How do I….subordinate a federal tax lien?

A federal tax lien on real or personal property may be terminated or altered in the following ways:

  • The IRS must release a tax lien if the IRS determines that the tax liability has been paid or is legally unenforceable.
  • The IRS has discretion to discharge specific property from a tax lien in certain circumstances.
  • The IRS may withdraw a notice of federal tax lien even though the lien has not been paid or satisfied, in certain circumstances.
  • The IRS may subordinate tax liens in certain circumstances.
  • The IRS may issue a certificate of non-attachment.

In some cases, a federal tax lien can be made secondary to another lien, such as a lending institution’s lien. This is known as subordination of the federal tax lien. The IRS may issue a certificate of subordination to a federal tax lien. This certificate of subordination allows a named creditor to move its junior creditor position ahead of the government’s position for the property named in the certificate.

Generally, IRS guidelines instruct that the agency must exercise good judgment in weighing the risks and deciding whether to issue a certificate of subordination and subordinate a federal tax lien. This exercise of judgment is similar to the decision that an ordinarily prudent business person would make in deciding whether to subordinate his or her rights in a debtor’s property in order to secure additional long run benefits.

Subordination has occurred in cases where, for example, a taxpayer’s mortgage lender is offering refinancing or a workout. Without lien subordination, taxpayers may be unable to borrow funds or reduce their payments. Lending institutions generally want their lien to have priority on the home being used as collateral. The IRS may also consider subordination in other cases.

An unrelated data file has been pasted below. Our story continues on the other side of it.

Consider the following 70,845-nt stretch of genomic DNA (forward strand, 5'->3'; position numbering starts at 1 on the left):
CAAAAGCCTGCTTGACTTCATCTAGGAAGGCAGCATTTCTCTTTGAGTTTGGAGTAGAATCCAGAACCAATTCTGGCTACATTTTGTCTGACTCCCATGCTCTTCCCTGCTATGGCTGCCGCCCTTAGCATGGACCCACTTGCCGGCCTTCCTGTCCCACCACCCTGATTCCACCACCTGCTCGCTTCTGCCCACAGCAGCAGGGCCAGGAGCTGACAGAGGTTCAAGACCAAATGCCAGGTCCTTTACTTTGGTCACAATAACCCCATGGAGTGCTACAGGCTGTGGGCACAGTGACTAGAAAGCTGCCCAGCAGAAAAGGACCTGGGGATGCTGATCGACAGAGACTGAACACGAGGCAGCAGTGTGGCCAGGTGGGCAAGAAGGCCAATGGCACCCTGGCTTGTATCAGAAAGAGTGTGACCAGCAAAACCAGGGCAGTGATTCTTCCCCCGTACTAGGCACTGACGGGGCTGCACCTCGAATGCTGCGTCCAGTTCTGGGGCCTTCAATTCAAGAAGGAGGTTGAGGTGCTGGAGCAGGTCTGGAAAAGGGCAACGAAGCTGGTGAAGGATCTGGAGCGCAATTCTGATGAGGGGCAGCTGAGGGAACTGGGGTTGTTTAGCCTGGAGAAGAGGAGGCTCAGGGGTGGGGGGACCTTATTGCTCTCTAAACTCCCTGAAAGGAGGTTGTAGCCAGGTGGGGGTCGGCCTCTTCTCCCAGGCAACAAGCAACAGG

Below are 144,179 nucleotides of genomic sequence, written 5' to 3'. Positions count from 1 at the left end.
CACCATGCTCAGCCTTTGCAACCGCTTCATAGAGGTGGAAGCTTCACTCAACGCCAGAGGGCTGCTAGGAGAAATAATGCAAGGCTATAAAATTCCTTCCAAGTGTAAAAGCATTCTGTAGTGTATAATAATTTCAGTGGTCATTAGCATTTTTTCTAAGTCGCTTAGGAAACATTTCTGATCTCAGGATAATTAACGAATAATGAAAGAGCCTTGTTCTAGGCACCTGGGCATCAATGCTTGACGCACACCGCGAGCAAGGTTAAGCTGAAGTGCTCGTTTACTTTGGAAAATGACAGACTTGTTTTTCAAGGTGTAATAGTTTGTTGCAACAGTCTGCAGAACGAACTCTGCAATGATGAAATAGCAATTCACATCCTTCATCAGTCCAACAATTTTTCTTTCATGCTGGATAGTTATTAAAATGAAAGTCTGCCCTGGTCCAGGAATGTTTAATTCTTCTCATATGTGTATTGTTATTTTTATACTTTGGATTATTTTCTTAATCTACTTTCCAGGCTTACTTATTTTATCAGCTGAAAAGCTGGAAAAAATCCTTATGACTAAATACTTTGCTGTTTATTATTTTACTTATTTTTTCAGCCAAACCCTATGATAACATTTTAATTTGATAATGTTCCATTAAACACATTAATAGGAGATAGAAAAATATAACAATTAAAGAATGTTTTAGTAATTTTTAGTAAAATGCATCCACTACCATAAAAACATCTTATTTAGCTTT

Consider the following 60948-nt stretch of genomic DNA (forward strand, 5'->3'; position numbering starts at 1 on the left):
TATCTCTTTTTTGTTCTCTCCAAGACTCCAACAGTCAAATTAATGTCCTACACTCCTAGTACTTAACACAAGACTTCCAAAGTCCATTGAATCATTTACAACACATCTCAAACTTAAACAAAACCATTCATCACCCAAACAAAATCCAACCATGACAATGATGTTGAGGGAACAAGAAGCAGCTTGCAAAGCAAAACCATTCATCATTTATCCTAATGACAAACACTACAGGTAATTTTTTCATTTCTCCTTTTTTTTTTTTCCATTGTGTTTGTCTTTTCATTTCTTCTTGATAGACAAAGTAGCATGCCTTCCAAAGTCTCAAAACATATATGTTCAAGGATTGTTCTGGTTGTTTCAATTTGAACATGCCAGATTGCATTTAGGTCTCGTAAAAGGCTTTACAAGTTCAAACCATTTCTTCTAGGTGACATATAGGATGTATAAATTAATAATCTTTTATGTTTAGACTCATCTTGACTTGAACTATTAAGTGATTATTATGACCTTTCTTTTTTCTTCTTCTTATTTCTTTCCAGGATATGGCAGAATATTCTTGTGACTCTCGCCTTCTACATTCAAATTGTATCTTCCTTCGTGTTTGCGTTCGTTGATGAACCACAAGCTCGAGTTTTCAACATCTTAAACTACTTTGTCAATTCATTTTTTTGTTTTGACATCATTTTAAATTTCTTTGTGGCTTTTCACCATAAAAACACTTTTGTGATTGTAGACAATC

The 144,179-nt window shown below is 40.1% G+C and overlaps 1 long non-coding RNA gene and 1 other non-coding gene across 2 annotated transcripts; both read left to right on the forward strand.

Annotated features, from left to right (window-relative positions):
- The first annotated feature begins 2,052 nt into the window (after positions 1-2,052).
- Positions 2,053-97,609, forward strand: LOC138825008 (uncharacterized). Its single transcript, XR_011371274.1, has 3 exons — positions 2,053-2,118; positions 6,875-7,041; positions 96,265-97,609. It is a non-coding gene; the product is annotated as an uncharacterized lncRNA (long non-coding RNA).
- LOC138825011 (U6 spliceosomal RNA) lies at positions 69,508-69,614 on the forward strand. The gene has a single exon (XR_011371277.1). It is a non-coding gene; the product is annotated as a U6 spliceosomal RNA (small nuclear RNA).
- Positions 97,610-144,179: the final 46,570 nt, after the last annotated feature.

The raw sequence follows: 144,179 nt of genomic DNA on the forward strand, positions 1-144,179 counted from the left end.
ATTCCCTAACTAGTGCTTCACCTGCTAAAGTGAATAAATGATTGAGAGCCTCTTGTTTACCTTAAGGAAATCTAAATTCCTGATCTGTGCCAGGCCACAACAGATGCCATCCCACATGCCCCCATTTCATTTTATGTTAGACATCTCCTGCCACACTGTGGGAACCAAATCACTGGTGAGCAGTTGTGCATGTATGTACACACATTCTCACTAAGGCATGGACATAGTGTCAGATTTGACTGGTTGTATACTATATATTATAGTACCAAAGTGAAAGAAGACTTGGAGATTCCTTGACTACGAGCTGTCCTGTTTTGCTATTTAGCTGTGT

Subordination does not remove a federal tax lien. The lien remains in place. Keep in mind also that the IRS has discretion whether to accept or reject subordination of a federal tax lien.

Please contact our office if you have any questions about subordination of a federal tax lien or federal tax liens in general.

Written by

Steve Moss, CPA is a partner at Holden Moss CPAs and loves helping businesses and their owners grow to be the very best they can be. Our other offices include Raleigh, Oxford and Warrenton.

We are a little different at Holden Moss CPAs. While we still provide traditional tax and accounting services, years ago we realized many clients wanted help in running their businesses and were hungry for ideas, solutions, strategy, and execution. In response, we expanded our skill set and joined Ran One, a global network of business consulting firms. Our membership with Ran One gives us access to proprietary resources and analytical software to help our clients grow, become more profitable and valuable, and have the lifestyle they desire.

Now, blended into the fabric of our normal tax and accounting needs, we are focused on our clients’ businesses in a very different way. While our approach is not right for everyone, for those whom it is, incredible results may be obtained. Whether you have a new, or established, business, or for those in transition of selling or retiring, or for those who simply need to develop an exit strategy or succession plan, our unique approach to client service may be the edge you need.

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